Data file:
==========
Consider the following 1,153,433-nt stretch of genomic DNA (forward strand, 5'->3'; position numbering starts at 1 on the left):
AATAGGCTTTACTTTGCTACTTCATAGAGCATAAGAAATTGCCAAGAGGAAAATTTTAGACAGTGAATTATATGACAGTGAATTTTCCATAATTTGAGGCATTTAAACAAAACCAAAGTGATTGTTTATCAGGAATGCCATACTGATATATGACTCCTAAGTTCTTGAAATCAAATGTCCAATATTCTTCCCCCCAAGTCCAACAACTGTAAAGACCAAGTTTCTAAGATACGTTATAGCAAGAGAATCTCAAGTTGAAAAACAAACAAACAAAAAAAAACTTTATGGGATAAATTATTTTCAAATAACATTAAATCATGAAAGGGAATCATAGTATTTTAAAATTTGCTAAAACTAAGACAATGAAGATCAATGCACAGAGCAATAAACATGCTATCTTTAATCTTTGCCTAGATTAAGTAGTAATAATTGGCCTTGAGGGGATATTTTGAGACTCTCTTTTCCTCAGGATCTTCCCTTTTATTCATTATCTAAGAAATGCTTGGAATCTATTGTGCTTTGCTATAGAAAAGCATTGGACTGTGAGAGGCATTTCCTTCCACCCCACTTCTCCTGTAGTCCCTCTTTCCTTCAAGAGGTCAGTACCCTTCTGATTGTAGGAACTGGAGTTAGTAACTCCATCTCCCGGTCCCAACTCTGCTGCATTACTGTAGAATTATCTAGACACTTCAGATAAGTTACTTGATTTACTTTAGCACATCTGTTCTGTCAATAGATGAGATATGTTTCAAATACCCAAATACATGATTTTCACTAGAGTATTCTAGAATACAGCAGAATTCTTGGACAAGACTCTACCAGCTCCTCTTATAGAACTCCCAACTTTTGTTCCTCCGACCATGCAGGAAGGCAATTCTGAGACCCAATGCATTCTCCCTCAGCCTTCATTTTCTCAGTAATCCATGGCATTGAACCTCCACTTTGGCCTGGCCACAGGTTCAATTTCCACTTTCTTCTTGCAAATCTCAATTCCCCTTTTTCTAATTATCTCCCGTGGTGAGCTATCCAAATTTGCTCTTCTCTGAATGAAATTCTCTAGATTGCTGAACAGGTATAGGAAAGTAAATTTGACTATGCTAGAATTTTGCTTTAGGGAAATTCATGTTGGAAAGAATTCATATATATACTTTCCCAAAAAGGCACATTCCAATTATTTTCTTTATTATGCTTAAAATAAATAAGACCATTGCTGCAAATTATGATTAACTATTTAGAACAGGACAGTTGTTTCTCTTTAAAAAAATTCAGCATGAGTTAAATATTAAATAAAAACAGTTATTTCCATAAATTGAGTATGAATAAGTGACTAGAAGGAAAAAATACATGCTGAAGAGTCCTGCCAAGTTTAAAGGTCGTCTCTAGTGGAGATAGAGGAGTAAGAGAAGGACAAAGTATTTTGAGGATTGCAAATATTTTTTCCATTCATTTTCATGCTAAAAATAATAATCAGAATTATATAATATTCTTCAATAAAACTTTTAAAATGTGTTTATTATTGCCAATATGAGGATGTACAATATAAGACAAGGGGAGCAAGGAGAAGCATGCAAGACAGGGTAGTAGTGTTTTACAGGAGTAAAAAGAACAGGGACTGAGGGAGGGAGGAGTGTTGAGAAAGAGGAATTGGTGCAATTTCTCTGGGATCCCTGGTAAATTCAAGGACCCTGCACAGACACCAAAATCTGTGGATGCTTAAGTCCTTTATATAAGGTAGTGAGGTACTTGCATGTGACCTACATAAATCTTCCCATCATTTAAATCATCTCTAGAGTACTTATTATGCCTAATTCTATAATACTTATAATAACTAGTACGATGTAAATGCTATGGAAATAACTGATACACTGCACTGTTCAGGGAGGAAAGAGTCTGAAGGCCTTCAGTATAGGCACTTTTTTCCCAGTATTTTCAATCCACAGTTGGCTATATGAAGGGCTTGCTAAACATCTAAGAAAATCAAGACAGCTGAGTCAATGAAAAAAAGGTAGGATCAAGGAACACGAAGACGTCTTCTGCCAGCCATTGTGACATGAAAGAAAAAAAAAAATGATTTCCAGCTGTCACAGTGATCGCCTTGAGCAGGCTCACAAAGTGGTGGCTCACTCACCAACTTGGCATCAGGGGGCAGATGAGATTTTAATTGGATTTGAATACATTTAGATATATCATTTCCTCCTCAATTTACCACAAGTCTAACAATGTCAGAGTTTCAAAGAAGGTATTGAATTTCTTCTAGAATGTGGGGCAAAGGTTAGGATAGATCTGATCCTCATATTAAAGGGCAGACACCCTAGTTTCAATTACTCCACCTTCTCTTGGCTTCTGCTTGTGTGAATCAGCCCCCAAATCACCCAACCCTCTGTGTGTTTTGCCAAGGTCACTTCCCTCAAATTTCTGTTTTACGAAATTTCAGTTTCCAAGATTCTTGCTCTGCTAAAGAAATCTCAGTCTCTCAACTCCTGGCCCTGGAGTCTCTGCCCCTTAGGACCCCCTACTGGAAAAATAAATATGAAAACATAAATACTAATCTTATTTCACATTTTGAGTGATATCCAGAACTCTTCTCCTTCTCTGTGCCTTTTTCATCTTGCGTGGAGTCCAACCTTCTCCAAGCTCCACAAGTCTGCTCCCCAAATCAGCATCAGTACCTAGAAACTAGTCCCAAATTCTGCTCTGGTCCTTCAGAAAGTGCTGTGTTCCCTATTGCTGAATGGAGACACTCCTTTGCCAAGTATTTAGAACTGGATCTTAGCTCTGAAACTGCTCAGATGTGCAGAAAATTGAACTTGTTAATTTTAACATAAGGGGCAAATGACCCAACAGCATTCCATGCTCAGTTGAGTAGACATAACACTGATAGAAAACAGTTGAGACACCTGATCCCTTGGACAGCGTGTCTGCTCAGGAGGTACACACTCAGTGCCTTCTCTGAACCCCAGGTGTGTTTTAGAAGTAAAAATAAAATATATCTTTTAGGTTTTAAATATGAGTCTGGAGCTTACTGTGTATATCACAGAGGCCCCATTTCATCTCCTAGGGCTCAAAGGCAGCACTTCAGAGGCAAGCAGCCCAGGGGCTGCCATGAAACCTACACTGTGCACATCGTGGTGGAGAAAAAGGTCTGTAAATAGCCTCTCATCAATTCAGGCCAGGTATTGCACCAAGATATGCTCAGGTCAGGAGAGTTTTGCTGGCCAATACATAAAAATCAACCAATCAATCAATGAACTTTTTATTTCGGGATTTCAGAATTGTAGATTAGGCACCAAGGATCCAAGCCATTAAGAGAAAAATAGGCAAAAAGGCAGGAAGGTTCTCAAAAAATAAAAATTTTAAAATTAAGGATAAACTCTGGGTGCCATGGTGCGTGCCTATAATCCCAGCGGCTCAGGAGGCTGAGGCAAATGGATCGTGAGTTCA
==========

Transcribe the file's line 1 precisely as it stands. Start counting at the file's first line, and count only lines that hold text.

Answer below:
Consider the following 1,153,433-nt stretch of genomic DNA (forward strand, 5'->3'; position numbering starts at 1 on the left):